I love all my bikes; am I the only one who finds it difficult make a choice, before a ride ? Of course, I've also got a few frames that I really must do something with, at some time . . .


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 Post subject:
PostPosted: Mon Aug 13, 2012 11:35 pm 
Old School Grand Master
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Joined: Fri Oct 14, 2011 8:41 pm
Posts: 8226
Location: Cumbria
The last bike with the fastback stays looks classy to me, it was a bit hit and miss in the late 70's if you put the brake cables under or over the bars....personal choice :)

Whats the frame number of the SBDU ?

Shaun


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 Post subject:
PostPosted: Tue Aug 14, 2012 8:00 am 
Retro Guru

Joined: Wed Sep 19, 2007 10:43 pm
Posts: 270
Midlife wrote:

Whats the frame number of the SBDU ?

Shaun



Hi Shaun,

Thank you for your interest; the frame number is SB7953.


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 Post subject:
PostPosted: Tue Aug 14, 2012 8:07 am 
retrobike rider
retrobike rider
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Joined: Sun Feb 19, 2012 10:08 am
Posts: 6840
Location: Nth Somerset, UK
Another Gellano fan here, I think it looks great. The fact that people were sniffy about it only adds to the appeal.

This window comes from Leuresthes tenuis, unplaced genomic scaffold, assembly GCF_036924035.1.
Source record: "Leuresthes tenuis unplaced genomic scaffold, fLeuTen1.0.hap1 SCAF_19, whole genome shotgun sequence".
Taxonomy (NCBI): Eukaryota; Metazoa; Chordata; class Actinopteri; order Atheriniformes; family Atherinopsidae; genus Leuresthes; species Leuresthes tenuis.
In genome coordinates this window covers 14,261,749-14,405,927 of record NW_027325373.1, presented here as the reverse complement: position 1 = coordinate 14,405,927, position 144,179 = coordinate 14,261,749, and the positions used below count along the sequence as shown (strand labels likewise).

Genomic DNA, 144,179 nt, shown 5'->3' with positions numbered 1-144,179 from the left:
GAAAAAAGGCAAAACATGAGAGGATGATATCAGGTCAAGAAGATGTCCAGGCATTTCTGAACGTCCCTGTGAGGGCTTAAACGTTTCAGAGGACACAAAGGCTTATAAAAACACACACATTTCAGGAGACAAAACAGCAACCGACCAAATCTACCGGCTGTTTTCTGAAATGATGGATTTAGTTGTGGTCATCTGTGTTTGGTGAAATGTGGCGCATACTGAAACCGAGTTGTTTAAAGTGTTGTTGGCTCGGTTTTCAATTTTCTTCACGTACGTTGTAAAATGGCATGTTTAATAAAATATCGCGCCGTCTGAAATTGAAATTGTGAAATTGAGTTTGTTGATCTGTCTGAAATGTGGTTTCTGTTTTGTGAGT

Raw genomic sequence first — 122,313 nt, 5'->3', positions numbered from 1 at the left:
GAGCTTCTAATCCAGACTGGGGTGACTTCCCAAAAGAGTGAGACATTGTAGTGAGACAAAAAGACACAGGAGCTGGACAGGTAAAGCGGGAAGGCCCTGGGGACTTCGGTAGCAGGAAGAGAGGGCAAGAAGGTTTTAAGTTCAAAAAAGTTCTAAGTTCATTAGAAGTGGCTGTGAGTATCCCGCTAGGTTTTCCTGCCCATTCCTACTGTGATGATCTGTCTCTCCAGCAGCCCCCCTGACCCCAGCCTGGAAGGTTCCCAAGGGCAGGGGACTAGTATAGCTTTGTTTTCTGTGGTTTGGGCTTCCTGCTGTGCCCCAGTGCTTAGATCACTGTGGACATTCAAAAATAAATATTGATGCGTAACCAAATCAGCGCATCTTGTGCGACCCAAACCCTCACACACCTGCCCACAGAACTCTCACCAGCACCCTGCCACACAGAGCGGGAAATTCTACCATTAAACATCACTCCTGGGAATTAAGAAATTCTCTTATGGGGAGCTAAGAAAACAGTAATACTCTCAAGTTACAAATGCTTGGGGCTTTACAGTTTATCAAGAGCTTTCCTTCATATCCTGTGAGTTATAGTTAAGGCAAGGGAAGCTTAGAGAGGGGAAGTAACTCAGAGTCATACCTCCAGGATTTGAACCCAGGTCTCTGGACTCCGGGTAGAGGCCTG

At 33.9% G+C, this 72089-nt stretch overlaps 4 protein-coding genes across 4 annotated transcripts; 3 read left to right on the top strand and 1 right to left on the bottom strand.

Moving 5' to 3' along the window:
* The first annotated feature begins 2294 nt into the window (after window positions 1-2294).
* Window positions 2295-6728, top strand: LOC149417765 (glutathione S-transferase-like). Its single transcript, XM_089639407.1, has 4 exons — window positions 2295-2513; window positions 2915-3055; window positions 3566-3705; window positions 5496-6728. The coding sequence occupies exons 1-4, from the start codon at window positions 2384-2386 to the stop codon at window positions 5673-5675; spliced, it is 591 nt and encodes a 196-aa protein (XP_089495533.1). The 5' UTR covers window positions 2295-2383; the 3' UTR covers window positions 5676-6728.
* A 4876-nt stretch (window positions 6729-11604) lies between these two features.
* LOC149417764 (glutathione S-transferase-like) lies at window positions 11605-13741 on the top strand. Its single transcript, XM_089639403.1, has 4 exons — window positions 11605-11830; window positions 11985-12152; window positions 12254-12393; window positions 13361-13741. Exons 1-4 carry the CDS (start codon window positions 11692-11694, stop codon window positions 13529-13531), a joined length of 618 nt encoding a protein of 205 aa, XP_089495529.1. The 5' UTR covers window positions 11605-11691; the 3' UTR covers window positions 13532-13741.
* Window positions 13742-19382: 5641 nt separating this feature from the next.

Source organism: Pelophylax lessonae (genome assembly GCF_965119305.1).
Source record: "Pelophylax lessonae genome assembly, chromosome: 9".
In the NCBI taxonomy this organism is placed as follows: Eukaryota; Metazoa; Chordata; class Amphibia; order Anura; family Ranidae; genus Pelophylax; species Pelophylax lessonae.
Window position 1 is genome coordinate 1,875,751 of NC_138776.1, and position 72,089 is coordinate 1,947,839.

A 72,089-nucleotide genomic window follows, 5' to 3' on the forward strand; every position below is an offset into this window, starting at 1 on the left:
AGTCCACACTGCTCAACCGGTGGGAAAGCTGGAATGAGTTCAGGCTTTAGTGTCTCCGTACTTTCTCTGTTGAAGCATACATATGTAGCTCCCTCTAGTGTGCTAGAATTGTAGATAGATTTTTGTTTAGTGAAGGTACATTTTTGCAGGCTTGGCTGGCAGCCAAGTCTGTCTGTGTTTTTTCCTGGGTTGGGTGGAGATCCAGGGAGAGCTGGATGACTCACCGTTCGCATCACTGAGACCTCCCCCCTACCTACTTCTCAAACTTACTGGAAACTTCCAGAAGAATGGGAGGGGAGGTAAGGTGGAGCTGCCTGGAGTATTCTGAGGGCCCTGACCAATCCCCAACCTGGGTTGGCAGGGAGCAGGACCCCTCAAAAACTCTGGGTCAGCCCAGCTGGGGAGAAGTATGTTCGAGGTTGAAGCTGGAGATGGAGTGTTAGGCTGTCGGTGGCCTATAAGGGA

Nice stable of bikes; and you're not the only one who has difficulty choosing which bike to ride :oops:


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 Post subject:
PostPosted: Tue Aug 14, 2012 8:21 am 
Retro Guru

Joined: Wed Sep 19, 2007 10:43 pm
Posts: 270
Midlife wrote:

The last bike with the fastback stays looks classy to me,



I'm very happy with the bike, at the moment, but that are changes to be made.

The saddle will probably be changed for something which looks more fitting . . . . . . . but is probably less comfortable.

I was slightly tempted, to go for more modern and lighter wheels than the Open Pros, but I do like the look of them and they seem very solid - a requirement on some of the local roads.

The combination of the Gipiemme (Simplex copy ?) shifters and Suntour Cyclone MKII derailleurs seems to work very well indeed - cheaper & lighter than the Campag stuff :wink: . The bike also has a IRD freewheel {13-28} and a 50/36 chainset; again, I'm not sure that I'd have been able to find such low gears in Campag.

I could have spent £££s on Campag Record stuff and a respray to Raleigh colours. However, the important thing for me, is that the bike is used; I'm not sure that if I had made the conventional improvements, I'd have noticed much difference on the road. I do like the look of the red and black Raleighs, but it is nice to have one which is different; besides, I'd only worry about the finish.